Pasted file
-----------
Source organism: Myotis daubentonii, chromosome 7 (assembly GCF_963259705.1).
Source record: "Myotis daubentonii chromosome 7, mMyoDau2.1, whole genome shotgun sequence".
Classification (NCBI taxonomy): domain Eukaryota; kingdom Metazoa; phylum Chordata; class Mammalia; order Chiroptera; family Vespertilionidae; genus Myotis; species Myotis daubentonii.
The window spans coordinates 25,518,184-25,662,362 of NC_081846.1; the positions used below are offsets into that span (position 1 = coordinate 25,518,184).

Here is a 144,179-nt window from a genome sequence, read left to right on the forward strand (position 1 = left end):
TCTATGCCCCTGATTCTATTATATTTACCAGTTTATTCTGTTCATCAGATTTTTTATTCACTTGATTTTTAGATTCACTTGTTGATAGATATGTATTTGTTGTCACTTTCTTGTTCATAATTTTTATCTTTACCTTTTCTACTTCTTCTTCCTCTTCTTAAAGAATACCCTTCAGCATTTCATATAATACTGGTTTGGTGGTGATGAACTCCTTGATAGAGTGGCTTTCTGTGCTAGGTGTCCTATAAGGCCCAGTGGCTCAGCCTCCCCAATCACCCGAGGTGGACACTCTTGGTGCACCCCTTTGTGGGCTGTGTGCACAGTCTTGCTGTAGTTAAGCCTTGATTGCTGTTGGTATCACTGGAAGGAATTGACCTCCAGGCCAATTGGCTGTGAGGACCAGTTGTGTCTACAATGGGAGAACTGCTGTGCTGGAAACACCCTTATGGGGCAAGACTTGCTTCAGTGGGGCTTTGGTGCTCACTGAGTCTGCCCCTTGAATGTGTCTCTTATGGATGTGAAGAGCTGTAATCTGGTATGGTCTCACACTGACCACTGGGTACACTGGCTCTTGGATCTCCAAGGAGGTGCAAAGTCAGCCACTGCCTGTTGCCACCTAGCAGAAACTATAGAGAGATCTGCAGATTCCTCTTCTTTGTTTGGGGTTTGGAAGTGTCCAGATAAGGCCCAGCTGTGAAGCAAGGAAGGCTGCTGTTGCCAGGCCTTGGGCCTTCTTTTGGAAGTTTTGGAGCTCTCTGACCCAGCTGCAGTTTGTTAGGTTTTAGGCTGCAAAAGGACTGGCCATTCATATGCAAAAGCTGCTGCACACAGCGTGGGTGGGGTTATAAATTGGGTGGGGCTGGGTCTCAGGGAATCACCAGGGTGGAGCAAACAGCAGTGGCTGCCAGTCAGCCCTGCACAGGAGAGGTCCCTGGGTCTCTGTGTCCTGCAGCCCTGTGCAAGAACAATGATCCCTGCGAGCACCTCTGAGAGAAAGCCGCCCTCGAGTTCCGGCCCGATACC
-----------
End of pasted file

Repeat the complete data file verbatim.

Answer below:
Source organism: Myotis daubentonii, chromosome 7 (assembly GCF_963259705.1).
Source record: "Myotis daubentonii chromosome 7, mMyoDau2.1, whole genome shotgun sequence".
Classification (NCBI taxonomy): domain Eukaryota; kingdom Metazoa; phylum Chordata; class Mammalia; order Chiroptera; family Vespertilionidae; genus Myotis; species Myotis daubentonii.
The window spans coordinates 25,518,184-25,662,362 of NC_081846.1; the positions used below are offsets into that span (position 1 = coordinate 25,518,184).

Here is a 144,179-nt window from a genome sequence, read left to right on the forward strand (position 1 = left end):
TCTATGCCCCTGATTCTATTATATTTACCAGTTTATTCTGTTCATCAGATTTTTTATTCACTTGATTTTTAGATTCACTTGTTGATAGATATGTATTTGTTGTCACTTTCTTGTTCATAATTTTTATCTTTACCTTTTCTACTTCTTCTTCCTCTTCTTAAAGAATACCCTTCAGCATTTCATATAATACTGGTTTGGTGGTGATGAACTCCTTGATAGAGTGGCTTTCTGTGCTAGGTGTCCTATAAGGCCCAGTGGCTCAGCCTCCCCAATCACCCGAGGTGGACACTCTTGGTGCACCCCTTTGTGGGCTGTGTGCACAGTCTTGCTGTAGTTAAGCCTTGATTGCTGTTGGTATCACTGGAAGGAATTGACCTCCAGGCCAATTGGCTGTGAGGACCAGTTGTGTCTACAATGGGAGAACTGCTGTGCTGGAAACACCCTTATGGGGCAAGACTTGCTTCAGTGGGGCTTTGGTGCTCACTGAGTCTGCCCCTTGAATGTGTCTCTTATGGATGTGAAGAGCTGTAATCTGGTATGGTCTCACACTGACCACTGGGTACACTGGCTCTTGGATCTCCAAGGAGGTGCAAAGTCAGCCACTGCCTGTTGCCACCTAGCAGAAACTATAGAGAGATCTGCAGATTCCTCTTCTTTGTTTGGGGTTTGGAAGTGTCCAGATAAGGCCCAGCTGTGAAGCAAGGAAGGCTGCTGTTGCCAGGCCTTGGGCCTTCTTTTGGAAGTTTTGGAGCTCTCTGACCCAGCTGCAGTTTGTTAGGTTTTAGGCTGCAAAAGGACTGGCCATTCATATGCAAAAGCTGCTGCACACAGCGTGGGTGGGGTTATAAATTGGGTGGGGCTGGGTCTCAGGGAATCACCAGGGTGGAGCAAACAGCAGTGGCTGCCAGTCAGCCCTGCACAGGAGAGGTCCCTGGGTCTCTGTGTCCTGCAGCCCTGTGCAAGAACAATGATCCCTGCGAGCACCTCTGAGAGAAAGCCGCCCTCGAGTTCCGGCCCGATACC